I kept trying to fit in “a fling” or an “affair” or even “a thing” at 14a, before uttering “a hurrah”…….What a great clue!
    As is 29a……..very clever.

    Not really Mondayish, but fun nevertheless. Who could have lived this long without knowing what the Spanish for aunt is……but now I do! It may come in handy, you never know……
    An observation – 6 of 30 clues had an answer that ended in a vowel (other than E). I don’t know if that is unusual….someone might know….
    Thanks to Pommers and Campbell?

    1. When I was a young whippersnapper I worked in a pub and served a lady and her husband who always ordered Tia Maria by asking for an Auntie Maria. I’ve remembered this for nearly fifty years but only now realised why they called it by that name

      1. It’s a Jamaican concoction, who knows why they gave it a Spanish name. We always pour a little over coffee or vanilla ice cream, yum yum.

        1. In the days when restaurants gave a choice of liqueurs for your “ speciality” coffee, TM was always my favourite. It seemed obvious really, although I’ve no idea how it’s made. Is it like Limoncello, which is just yellow coloured, lemon flavoured base spirit?
          I’m just taking all the romance out of it……….

          1. I have no idea how it’s made but Jamaica is famous for its coffee, Blue Mountain coffee, but I doubt they’d use Blue Mountain for that.

          2. Hehehe, I see it’s now made in Italy – why? Made with rum, coffee beans, vanilla and sugar, all Jamaican specialties, oh well.

  22. Having survived 60+ years (40 of them running it) being employed our family’s textile business, which is 170 years old; I am now faced with a new challenge .Most of the time it was like a badly designed obstacle course. I came late to crossword puzzles , so I have alot of catching up to do to keep up with fiendish clue writing. BUT , a new problem faces me most days, which is testing . It is actually finding exactly where the system hides the thing . Recently the tired intellect is faced with a chase round the choices . I am certain this is not down to your organisation.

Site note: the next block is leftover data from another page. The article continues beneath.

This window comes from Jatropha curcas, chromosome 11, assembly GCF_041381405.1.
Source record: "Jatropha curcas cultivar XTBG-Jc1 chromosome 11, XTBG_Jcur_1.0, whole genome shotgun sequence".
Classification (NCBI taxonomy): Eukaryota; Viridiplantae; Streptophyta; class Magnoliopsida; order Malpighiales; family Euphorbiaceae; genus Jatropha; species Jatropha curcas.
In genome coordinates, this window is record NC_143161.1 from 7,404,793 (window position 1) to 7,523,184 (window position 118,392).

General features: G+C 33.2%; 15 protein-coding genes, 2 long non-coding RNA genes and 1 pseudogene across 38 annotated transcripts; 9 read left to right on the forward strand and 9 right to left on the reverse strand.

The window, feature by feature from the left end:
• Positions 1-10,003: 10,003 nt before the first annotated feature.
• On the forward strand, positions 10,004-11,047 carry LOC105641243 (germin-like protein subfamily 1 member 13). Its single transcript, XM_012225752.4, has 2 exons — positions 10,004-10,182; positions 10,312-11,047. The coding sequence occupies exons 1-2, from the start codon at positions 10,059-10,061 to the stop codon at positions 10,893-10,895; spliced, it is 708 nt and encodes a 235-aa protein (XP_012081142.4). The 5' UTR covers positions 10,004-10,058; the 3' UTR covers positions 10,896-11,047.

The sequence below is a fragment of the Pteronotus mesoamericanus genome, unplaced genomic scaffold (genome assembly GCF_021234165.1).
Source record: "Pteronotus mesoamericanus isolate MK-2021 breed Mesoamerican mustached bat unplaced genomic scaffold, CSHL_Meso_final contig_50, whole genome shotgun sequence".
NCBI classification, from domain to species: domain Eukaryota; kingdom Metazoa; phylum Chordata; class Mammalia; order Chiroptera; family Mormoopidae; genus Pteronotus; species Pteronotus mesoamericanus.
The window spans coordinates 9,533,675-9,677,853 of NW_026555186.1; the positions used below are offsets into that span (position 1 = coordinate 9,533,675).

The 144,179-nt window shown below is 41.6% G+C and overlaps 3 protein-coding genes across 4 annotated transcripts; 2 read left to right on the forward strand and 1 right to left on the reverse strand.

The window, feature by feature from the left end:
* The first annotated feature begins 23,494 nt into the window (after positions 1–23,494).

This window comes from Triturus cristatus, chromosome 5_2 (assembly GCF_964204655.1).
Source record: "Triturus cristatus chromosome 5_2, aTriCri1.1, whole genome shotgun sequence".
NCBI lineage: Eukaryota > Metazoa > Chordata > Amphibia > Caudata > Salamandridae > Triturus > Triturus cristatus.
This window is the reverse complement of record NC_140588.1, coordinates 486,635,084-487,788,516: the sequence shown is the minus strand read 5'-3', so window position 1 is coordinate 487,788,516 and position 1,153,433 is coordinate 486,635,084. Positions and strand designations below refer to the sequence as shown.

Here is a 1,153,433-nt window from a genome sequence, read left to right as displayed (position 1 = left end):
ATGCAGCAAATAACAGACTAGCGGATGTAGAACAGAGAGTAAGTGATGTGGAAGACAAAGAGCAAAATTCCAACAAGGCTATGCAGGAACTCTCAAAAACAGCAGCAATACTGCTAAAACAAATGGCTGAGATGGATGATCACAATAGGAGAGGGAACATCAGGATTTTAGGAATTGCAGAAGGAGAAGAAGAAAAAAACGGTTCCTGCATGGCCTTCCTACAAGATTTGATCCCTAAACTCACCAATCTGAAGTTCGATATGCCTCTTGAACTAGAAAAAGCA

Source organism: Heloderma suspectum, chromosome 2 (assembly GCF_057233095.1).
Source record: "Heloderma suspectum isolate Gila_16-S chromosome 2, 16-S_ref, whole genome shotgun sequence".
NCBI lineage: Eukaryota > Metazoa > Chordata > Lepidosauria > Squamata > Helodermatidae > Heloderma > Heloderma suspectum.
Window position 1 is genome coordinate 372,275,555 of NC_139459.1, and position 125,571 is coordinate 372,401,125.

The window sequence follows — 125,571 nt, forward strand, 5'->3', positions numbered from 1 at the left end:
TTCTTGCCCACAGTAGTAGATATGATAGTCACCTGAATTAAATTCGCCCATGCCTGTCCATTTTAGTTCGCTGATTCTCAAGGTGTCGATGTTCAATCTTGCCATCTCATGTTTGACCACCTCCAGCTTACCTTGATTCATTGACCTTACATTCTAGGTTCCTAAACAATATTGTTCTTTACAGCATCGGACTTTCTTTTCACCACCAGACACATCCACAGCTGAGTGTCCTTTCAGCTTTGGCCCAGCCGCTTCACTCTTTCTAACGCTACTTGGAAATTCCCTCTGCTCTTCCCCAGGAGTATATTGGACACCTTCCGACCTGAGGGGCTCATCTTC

Entering the add-on hunt has become another excitement.

  23. I have lots of ticks against several clues I liked, but a big cross against 1d. The Hollywood Walk of Fame has well over two thousand stars in several pavements in LA. There was no indication as to which star I should pick, other than I had to remove the “o”. I suppose I could have just looked up synonyms for “clothes”, and I would have got there faster. Oh well, tomorrow is another day. Thanks to the setter and to Pommers.

  24. A nice crossword to start the non-work week with. I found this to be a **/**** offering with some nice clues that were cleverly constructed like 1a, 9a & 21d and a couple that made me chuckle … 9a, 13a & 18a.
    Favourites other than those mentioned are 1a, 23a, 2d, 7d & 22d with my winner being 1a
    Overall a good puzzle and fun to solve, that was made all the better for me not needing to use any hints. That’s always very satisfying I find.

    Thanks to Campbell and Pommers for hints

  25. Good fun but short on general knowledge in three places in particular – 2d, 29a and 21a. Glad I did it though for the Tia Maria fact!

  26. We got on well with this, knew 18a from church, 2d from cooking and have a piece of 22d (although I did wonder how cryptic this was). My sister in law is Spanish so am familiar with auntie. Found the quickie more of a head scratcher – george knew the sail but all I could think of were dips. I hate the now universal ‘see you’ for good bye. Really? I think the quickie was a Pangram. Thanks to Pommers and the setter at the start of another week!

    1. Without See you the kids wouldn’t have come up with the insult ‘See ya, See ya. Wouldn’t wanna be ya’ So it’s worth it’s salt if only for that

      1. Well I don’t know, MP, I think I could live without that. I suppose See You is slightly better than See You Later which irritates me when you know full well you are never going to see the person again!